Answered by Shaykh Faraz Rabbani
I read a fatwa from a scholar that mentioned several ways you could shorten your prayer by skipping some of the non-obligatory and recommended actions if you have many make up prayers to perform. Are you familiar with this fatwa? Is the method mentioned therein valid?
In summary, the method outlined in the fatwa is valid. However, it remains superior to perform confirmed sunnas during make up prayers. Further details follow.
The Issues Mentioned in the Fatwa
1. One can miss Surah Fatiha in the last two rakats of a four-cycle prayer and in the last rakah of the maghrib prayer, and read Subhan Allah three times in the qiyam position instead.
2. Instead of reading the tasbihs three times in ruku and sujud, read them only once.
3. At the end of the prayer, instead of reading the full durood sharif, one can just read “Allahumma salli ‘ala Muhammadin wa ‘ala Alih” and do the salaam.
4. In the witr prayer, instead of reading dua-e-qunoot, one can read “rabbighfirli” again three times.
It appears from how scholars deal with make ups that there are two approaches:
(a) to finish them as soon as possible, taking all valid shortcuts, even if it means leaving sunna acts within;
(b) to pray them quickly, but without haste and without leaving any confirmed sunnas.
Approach (b) rests on the idea that the makeup prayer (qada’) is obligatory by that which the current performance (ada’) was obligatory, the only difference being that it was delayed (generally sinfully) beyond its appointed time. As such, the makeup too is due for acceptance or rejection from Allah, and should therefore be performed in a way pleasing to him, though quickly, in order to clear one’s debts.
The Preferred Position
The position of my teachers, including ‘Allama Adib Kallas (Allah preserve him) of Damascus, is that one should still perform the confirmed sunna actions within the prayer–as they remain confirmed sunna; and one’s prayer is still up for judgment, and these sunnas are means for one’s make up prayers to be acceptable and pleasing to Allah Most High.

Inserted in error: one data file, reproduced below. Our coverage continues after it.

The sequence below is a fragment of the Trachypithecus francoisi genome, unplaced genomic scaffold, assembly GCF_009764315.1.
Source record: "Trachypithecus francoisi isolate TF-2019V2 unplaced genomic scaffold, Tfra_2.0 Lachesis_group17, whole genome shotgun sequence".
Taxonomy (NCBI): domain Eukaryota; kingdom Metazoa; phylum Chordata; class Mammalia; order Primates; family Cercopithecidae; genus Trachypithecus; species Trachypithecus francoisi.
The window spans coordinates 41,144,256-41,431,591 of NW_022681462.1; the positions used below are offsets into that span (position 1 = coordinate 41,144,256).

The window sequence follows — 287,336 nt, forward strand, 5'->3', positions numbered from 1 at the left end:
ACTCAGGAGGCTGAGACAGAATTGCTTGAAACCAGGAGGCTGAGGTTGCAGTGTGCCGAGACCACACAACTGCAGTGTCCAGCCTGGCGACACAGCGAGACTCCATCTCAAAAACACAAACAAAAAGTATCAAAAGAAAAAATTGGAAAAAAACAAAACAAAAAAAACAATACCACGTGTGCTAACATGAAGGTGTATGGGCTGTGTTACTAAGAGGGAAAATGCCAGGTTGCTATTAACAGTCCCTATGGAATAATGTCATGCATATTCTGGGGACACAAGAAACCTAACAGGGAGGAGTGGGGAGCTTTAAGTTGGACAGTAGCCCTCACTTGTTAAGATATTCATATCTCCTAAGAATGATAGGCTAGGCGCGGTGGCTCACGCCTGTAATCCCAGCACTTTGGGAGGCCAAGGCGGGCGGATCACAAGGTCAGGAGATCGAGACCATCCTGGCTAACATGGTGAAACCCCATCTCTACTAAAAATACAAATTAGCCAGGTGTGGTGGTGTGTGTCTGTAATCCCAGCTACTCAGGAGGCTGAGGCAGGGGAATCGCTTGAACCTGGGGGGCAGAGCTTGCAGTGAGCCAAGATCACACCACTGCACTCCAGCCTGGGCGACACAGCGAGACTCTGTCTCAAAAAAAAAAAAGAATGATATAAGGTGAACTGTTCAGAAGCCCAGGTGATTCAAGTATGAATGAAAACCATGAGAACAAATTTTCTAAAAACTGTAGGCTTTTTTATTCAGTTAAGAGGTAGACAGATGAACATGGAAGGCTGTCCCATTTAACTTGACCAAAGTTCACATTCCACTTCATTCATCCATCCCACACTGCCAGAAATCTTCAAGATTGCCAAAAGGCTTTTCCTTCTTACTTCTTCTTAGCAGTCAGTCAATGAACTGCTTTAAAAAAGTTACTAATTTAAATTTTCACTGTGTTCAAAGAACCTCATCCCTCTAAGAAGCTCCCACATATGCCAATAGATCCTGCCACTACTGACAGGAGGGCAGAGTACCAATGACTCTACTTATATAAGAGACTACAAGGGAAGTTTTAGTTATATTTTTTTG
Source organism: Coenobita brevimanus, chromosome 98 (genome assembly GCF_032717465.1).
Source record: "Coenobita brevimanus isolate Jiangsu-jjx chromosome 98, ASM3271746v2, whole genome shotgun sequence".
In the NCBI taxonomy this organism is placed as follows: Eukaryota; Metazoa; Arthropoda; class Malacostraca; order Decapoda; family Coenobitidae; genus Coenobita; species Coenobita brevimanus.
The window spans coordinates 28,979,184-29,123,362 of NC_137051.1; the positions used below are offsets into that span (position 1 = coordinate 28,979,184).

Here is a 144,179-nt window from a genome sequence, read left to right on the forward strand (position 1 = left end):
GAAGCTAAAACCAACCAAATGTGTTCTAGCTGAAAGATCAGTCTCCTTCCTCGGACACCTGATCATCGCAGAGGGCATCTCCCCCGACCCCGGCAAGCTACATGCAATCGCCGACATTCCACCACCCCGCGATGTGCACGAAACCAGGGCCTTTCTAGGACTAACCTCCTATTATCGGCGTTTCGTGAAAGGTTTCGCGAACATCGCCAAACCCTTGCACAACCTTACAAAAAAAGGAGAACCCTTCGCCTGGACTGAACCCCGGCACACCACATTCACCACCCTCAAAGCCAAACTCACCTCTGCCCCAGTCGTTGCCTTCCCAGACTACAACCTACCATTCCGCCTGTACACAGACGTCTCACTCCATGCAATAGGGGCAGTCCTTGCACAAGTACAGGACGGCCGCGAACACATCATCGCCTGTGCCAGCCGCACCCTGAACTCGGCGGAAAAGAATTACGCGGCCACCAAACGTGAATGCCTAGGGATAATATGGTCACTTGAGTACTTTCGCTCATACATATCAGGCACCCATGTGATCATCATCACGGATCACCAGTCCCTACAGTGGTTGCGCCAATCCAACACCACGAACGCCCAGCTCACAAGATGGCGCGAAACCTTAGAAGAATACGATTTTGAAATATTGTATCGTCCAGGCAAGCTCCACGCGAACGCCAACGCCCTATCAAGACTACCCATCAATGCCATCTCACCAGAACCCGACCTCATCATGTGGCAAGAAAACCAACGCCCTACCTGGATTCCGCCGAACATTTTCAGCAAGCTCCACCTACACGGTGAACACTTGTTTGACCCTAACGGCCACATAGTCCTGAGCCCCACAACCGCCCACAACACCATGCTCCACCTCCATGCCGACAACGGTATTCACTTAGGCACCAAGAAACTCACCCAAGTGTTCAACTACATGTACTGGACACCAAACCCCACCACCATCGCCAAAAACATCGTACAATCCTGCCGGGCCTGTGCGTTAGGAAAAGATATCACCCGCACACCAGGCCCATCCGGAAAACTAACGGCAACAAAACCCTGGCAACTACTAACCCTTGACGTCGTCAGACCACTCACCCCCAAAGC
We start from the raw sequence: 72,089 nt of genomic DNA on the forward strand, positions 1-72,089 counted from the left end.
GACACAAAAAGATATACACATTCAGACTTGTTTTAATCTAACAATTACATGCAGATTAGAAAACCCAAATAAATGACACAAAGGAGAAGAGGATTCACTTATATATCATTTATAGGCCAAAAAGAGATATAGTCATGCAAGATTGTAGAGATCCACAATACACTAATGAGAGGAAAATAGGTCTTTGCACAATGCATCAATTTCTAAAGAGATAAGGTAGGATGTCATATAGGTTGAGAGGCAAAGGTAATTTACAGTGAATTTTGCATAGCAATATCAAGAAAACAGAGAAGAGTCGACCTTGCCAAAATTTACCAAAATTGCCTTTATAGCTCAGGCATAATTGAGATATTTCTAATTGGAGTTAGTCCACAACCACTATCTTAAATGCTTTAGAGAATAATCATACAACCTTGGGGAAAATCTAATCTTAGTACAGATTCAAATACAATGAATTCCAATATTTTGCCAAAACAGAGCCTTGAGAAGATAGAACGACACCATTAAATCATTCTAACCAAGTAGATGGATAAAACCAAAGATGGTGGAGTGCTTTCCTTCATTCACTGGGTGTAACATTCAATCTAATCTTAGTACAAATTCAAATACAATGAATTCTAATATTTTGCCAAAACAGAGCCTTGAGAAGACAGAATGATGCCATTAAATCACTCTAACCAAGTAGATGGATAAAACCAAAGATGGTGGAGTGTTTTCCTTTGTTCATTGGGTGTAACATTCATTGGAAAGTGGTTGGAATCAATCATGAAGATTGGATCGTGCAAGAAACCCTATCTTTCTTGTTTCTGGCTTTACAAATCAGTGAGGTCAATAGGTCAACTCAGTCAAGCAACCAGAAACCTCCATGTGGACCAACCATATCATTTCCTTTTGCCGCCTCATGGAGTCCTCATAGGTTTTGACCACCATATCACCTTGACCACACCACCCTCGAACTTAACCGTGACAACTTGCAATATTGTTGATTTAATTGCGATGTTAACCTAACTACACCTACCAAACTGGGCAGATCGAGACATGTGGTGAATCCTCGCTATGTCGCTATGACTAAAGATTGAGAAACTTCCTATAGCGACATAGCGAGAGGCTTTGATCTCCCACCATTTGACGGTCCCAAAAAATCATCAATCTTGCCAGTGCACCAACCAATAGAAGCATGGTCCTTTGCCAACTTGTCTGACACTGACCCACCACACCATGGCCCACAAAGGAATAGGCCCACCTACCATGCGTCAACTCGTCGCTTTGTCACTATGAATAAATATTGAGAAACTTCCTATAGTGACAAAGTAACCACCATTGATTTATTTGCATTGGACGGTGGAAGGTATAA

Shaykh Adib also emphasized that if one repents from one’s non-performance or invalid performance, and then has a strong resolve, and a systematic, consistent makeup schedule one sticks to, then even if one dies, Allah will forgive one for any remaining makeups. [This is different from one who does not resolve to do this, or does not consistently make up their prayers.] There is a difference between the rights of Allah and the rights of His creation, for Allah is free of all need, while the latter are needy. As such, Allah has promised to forgive truly repentant slave, whereas we have no such assurances about that which is due to others.
A Few Key Points
1) One should note that Imam Kamal ibn al-Humam and other great Hanafi scholars considered the Fatiha to be wajib even in the final rak‘as. Allama al-Maydani, author of the Lubab, notes this too, and it is certainly more precautionary, even in makeups, given that other schools deem it obligatory (fard). However, the transmitted position (dhahir al-riwaya) from our Imam (Allah be pleased with him) is that both reciting the Fatiha and doing three tasbihs are a confirmed sunna in the final rak`as, though the former has more reward. Shaykh Adib al-Kallas of Damascus, and other Hanafi fuqaha’ I have asked, emphasized that it is best to make up one’s prayer in a way that is unquestionably sound, and said it is therefore better to recite the Fatiha when making up prayers too.
2) Ibn Abidin concludes in his Hashiya, after presenting the proofs and positions on the issue, that according to the principles of the Hanafi school, it would appear that reciting the tasbihs three times would be a wajib; however, the transmitted position of our Imam and the school’s scholars is that it is a confirmed sunna.
3) A reminder: We should not forget that we are not to leave our confirmed sunna prayers (2 before fajr, 4 before Zuhr and 2 after, 2 after both Maghrib and after Isha), even when making up prayers. Leaving a confirmed sunna even once without excuse is blameworthy and deserves reproach (from Allah), while leaving it repeatedly or making it a habit to leave it is sinful, for it is considered turning away from the Sunna of the Prophet (Allah bless him & give him peace), who said, “Whoever turns away from my Sunna is not of me.”
[Shaykh] Faraz Rabbani
Shaykh Faraz Rabbani spent ten years studying with some of the leading scholars of recent times, first in Damascus, and then in Amman, Jordan. His teachers include the foremost theologian of recent times in Damascus, the late Shaykh Adib al-Kallas (may Allah have mercy on him), as well as his student Shaykh Hassan al-Hindi, one of the leading Hanafi fuqaha of the present age. He returned to Canada in 2007, where he founded SeekersGuidance in order to meet the urgent need to spread Islamic knowledge–both online and on the ground–in a reliable, relevant, inspiring, and accessible manner. He is the author of: Absolute Essentials of Islam: Faith, Prayer, and the Path of Salvation According to the Hanafi School (White Thread Press, 2004.) Since 2011, Shaykh Faraz has been named one of the 500 most influential Muslims by the Royal Islamic Strategic Studies Center.